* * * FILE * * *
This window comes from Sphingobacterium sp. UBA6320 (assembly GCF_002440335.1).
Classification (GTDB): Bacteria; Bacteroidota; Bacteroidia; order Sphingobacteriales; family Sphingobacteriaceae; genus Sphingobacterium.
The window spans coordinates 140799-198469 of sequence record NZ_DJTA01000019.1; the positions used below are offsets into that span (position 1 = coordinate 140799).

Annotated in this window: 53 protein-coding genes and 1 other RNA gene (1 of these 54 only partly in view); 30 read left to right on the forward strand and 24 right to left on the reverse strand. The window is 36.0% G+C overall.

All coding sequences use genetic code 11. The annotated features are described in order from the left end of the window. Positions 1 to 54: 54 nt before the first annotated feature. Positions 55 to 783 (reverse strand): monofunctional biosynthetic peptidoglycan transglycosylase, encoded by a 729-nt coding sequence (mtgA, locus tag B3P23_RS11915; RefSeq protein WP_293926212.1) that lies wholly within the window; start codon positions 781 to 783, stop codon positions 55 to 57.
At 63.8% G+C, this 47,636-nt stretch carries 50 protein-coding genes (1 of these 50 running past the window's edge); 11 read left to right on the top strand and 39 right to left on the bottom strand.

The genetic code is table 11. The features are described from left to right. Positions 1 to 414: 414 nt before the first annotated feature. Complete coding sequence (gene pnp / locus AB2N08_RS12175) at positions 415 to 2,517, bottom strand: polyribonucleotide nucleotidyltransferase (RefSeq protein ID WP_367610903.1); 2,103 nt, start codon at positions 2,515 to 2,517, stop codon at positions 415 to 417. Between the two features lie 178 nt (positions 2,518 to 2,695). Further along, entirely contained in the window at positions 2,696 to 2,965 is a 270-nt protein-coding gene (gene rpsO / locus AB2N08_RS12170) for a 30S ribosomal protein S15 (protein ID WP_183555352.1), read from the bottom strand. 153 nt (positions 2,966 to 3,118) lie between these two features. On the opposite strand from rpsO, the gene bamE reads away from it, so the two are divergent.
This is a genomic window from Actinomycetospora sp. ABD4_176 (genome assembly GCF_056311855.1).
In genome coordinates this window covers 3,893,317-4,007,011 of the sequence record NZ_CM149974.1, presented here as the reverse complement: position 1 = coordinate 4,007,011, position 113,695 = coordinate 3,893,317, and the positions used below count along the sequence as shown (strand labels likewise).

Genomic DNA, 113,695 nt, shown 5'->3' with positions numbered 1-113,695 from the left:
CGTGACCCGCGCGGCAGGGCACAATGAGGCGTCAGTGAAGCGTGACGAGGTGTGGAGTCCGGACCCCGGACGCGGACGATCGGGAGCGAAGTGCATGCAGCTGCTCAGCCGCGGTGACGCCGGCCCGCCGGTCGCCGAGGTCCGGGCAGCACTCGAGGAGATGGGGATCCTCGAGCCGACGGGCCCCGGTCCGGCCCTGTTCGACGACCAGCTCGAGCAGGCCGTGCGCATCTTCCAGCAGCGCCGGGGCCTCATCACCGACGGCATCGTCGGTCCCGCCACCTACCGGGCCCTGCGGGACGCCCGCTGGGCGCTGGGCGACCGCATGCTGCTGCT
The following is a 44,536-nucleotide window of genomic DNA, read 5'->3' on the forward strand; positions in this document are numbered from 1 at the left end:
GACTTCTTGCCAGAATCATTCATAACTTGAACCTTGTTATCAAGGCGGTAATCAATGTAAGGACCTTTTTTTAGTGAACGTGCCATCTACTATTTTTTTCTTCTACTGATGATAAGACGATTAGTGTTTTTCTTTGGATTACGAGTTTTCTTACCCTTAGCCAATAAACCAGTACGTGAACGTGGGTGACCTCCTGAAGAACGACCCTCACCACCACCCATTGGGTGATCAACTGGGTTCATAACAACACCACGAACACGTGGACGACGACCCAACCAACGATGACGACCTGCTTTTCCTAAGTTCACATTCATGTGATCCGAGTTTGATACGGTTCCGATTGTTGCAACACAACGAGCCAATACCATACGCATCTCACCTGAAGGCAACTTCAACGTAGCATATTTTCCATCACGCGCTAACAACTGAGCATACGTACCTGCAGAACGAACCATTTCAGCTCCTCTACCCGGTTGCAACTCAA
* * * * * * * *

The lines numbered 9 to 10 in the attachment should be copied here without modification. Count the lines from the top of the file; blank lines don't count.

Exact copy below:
In genome coordinates this window covers 3,893,317-4,007,011 of the sequence record NZ_CM149974.1, presented here as the reverse complement: position 1 = coordinate 4,007,011, position 113,695 = coordinate 3,893,317, and the positions used below count along the sequence as shown (strand labels likewise).

Genomic DNA, 113,695 nt, shown 5'->3' with positions numbered 1-113,695 from the left: